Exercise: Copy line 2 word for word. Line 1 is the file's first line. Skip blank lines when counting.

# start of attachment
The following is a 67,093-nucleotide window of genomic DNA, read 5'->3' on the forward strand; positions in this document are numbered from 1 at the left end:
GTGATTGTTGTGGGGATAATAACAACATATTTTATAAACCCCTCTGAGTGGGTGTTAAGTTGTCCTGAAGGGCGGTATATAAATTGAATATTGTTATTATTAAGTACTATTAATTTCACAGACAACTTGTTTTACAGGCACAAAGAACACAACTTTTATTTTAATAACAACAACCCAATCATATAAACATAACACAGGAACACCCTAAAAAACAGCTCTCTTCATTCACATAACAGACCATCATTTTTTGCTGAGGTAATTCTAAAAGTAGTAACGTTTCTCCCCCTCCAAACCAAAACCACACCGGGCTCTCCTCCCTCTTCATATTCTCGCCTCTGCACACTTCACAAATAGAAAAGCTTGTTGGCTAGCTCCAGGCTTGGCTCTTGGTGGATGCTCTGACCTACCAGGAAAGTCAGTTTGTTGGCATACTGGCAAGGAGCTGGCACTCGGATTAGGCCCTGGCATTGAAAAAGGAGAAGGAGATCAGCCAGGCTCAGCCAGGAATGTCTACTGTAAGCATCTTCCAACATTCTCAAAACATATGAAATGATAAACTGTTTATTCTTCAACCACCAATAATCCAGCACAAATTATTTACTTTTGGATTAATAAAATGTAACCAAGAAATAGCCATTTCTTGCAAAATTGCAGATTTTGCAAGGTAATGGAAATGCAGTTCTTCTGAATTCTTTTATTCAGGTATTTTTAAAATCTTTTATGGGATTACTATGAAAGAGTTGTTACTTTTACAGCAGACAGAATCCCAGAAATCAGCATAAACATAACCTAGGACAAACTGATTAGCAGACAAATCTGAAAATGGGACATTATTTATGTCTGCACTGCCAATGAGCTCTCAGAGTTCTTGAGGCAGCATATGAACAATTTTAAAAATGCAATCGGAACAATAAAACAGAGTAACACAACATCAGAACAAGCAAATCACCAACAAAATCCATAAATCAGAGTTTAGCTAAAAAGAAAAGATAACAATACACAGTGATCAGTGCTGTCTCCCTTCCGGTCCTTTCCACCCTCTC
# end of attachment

GTGATTGTTGTGGGGATAATAACAACATATTTTATAAACCCCTCTGAGTGGGTGTTAAGTTGTCCTGAAGGGCGGTATATAAATTGAATATTGTTATTATTAAGTACTATTAATTTCACAGACAACTTGTTTTACAGGCACAAAGAACACAACTTTTATTTTAATAACAACAACCCAATCATATAAACATAACACAGGAACACCCTAAAAAACAGCTCTCTTCATTCACATAACAGACCATCATTTTTTGCTGAGGTAATTCTAAAAGTAGTAACGTTTCTCCCCCTCCAAACCAAAACCACACCGGGCTCTCCTCCCTCTTCATATTCTCGCCTCTGCACACTTCACAAATAGAAAAGCTTGTTGGCTAGCTCCAGGCTTGGCTCTTGGTGGATGCTCTGACCTACCAGGAAAGTCAGTTTGTTGGCATACTGGCAAGGAGCTGGCACTCGGATTAGGCCCTGGCATTGAAAAAGGAGAAGGAGATCAGCCAGGCTCAGCCAGGAATGTCTACTGTAAGCATCTTCCAACATTCTCAAAACATATGAAATGATAAACTGTTTATTCTTCAACCACCAATAATCCAGCACAAATTATTTACTTTTGGATTAATAAAATGTAACCAAGAAATAGCCATTTCTTGCAAAATTGCAGATTTTGCAAGGTAATGGAAATGCAGTTCTTCTGAATTCTTTTATTCAGGTATTTTTAAAATCTTTTATGGGATTACTATGAAAGAGTTGTTACTTTTACAGCAGACAGAATCCCAGAAATCAGCATAAACATAACCTAGGACAAACTGATTAGCAGACAAATCTGAAAATGGGACATTATTTATGTCTGCACTGCCAATGAGCTCTCAGAGTTCTTGAGGCAGCATATGAACAATTTTAAAAATGCAATCGGAACAATAAAACAGAGTAACACAACATCAGAACAAGCAAATCACCAACAAAATCCATAAATCAGAGTTTAGCTAAAAAGAAAAGATAACAATACACAGTGATCAGTGCTGTCTCCCTTCCGGTCCTTTCCACCCTCTC